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Help for Heroes survey reveals wounded veterans face health worries during Covid-19 pandemic

A survey of 1310 wounded veterans, service personnel and families by Help for Heroes reveals a significant impact of lockdown on mental and physical health with 40% of respondents reported having experienced a delay in accessing NHS treatments and services

Help for Heroes Community Recovery team in Wales & Hereford is providing specialist support to mitigate the long-term impacts of necessarily delayed treatments, including offering health coaching, delivering online therapy sessions and virtual gatherings for wounded veterans

A new survey by military charity Help for Heroes has revealed the true cost of Covid-19 on wounded veterans, service personnel, and their families with 40 percent of those living with life-changing injuries or health conditions saying they have experienced a delay in accessing NHS services or treatment during the Covid-19 pandemic.

The survey, which took place in May 2020, was completed by wounded veterans, service personnel, and their families to enable the charity to understand how their support needs may change in the future. The survey also showed the impact this time has had on veterans’ and service personnel’s mental and physical health with a 50% increase in those saying they are not managing their mental health well compared to before the pandemic started and a 48% increase in those not managing their physical health.

The unavoidable delay to NHS services has been costly with nearly two-thirds of those affected (64%) saying the delay in accessing NHS treatment and services impacted negatively on their mental health and more than half (59%) said it negatively affected their physical health. Furthermore, 34% said they were concerned about being able to access the NHS once the pandemic eases. Help for Heroes’ Veterans Clinical Liaison team have been reassuring those they support to follow NHS advice that medical help should be sought after if needed, especially for serious, acute conditions.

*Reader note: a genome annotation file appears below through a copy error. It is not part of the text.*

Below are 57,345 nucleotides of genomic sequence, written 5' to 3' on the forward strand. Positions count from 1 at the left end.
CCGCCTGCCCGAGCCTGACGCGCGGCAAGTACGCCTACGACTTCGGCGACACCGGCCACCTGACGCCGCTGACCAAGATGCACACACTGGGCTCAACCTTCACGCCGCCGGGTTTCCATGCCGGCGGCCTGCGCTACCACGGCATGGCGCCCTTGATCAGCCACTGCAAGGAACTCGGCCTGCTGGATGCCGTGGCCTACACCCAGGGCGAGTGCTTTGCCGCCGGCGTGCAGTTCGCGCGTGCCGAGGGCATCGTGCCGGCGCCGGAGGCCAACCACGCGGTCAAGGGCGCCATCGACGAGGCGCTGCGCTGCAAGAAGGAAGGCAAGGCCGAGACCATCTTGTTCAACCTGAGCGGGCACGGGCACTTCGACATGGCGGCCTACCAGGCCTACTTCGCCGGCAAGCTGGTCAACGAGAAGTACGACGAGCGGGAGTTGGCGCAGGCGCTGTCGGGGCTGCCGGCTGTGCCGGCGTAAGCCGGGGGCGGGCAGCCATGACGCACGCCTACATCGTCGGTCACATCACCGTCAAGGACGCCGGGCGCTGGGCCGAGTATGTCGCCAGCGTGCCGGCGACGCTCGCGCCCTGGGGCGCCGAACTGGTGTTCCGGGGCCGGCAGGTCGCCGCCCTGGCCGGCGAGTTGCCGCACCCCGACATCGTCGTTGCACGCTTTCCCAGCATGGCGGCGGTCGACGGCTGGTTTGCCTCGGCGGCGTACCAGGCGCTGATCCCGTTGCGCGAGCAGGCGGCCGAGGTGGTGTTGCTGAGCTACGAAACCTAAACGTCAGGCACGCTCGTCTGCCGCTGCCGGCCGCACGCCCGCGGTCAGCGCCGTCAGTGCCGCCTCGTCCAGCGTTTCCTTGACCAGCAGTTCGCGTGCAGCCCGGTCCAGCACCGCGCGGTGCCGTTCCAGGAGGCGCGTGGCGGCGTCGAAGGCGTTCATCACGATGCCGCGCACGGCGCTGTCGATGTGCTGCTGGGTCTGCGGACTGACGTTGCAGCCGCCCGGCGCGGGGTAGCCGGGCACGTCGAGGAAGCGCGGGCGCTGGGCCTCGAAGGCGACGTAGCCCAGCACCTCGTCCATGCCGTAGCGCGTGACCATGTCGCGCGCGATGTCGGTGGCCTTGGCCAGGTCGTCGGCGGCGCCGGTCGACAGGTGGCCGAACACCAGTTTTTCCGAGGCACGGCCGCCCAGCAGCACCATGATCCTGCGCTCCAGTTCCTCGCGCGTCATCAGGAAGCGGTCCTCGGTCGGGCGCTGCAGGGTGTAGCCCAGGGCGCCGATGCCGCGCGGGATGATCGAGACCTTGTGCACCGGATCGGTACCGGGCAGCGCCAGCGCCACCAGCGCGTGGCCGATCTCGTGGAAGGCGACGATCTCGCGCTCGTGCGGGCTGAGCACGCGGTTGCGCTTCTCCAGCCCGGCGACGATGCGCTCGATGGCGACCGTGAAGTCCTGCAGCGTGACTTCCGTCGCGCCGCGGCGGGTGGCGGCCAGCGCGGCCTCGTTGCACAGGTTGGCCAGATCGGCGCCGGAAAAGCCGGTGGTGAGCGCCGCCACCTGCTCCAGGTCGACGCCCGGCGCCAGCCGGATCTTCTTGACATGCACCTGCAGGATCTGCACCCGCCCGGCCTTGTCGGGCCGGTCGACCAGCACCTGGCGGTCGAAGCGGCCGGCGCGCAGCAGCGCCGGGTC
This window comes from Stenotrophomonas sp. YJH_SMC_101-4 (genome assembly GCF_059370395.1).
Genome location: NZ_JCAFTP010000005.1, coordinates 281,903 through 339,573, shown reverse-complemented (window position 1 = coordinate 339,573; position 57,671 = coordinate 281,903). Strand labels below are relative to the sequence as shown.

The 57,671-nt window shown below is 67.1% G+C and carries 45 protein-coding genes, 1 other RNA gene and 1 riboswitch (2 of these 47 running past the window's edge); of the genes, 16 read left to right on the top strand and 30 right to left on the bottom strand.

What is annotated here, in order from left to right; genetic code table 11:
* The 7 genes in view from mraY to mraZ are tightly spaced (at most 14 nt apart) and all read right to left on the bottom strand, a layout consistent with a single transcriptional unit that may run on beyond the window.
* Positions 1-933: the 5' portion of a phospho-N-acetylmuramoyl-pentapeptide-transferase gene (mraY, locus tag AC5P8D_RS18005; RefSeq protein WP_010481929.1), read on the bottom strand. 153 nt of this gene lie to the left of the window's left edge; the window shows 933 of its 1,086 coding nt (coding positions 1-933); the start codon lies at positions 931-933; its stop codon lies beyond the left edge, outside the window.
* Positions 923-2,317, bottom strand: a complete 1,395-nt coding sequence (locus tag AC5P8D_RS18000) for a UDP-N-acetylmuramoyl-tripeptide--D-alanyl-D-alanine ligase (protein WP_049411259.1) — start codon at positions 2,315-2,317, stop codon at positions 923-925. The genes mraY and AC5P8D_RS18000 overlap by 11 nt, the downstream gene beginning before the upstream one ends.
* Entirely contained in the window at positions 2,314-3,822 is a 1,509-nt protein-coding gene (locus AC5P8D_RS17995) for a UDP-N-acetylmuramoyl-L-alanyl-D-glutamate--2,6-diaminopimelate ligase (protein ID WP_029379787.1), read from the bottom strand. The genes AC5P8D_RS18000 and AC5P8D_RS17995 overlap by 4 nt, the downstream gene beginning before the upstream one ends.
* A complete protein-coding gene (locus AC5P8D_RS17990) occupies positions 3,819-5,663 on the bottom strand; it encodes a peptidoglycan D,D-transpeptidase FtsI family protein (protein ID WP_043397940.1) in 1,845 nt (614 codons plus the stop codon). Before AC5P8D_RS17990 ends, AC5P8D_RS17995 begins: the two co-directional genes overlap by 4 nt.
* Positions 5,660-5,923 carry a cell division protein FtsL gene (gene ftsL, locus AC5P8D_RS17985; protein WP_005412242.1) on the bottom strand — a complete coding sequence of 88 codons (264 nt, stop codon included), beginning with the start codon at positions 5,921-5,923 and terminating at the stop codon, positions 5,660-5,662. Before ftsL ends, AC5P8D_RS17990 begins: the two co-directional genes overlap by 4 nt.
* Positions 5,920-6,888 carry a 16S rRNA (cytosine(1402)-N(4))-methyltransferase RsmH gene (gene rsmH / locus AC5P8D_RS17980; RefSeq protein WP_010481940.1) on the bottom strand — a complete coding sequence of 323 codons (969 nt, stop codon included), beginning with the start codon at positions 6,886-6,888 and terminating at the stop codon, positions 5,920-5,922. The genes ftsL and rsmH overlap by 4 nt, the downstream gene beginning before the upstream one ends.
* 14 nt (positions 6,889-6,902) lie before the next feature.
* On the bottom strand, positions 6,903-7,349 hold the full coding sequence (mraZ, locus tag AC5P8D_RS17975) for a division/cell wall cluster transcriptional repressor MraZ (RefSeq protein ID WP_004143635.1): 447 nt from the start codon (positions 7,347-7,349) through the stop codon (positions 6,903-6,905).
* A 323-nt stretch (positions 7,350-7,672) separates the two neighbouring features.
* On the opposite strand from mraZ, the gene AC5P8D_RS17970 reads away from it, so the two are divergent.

Newly developed health coaching within Help for Heroes services empowers wounded veterans to gain the knowledge, skills, tools, and confidence to take ownership of their health goals, actively participate in their own care and increase engagement with treatment services when they become available. Throughout the pandemic, the charity has continued to provide specialist clinical advice and support to the UK’s most seriously injured veterans and financial grants to those with urgent care needs.

In Wales and Hereford, a dedicated team of Case Managers and a Veterans’ Clinical Liaison Nurse are providing adapted support via remote methods such as phone and video consultations. Community Recovery Manager Shelley Elgin said, “We encourage any wounded or ill Armed Forces personnel or veteran to contact the team to see what help we can offer, either through our adapted support or by signposting to our partner agencies.”

Tim Penney is Help for Heroes’ Veterans Clinical Liaison for the region.  After qualifying as a nurse while he was in the Army, he was commissioned in 1993. Tim served for 37 years and left the Army in January 2017.

Having served in Kosovo, Iraq, Afghanistan, and Rwanda, Tim has a great deal of operational experience of providing medical support to military personnel in the battlefield.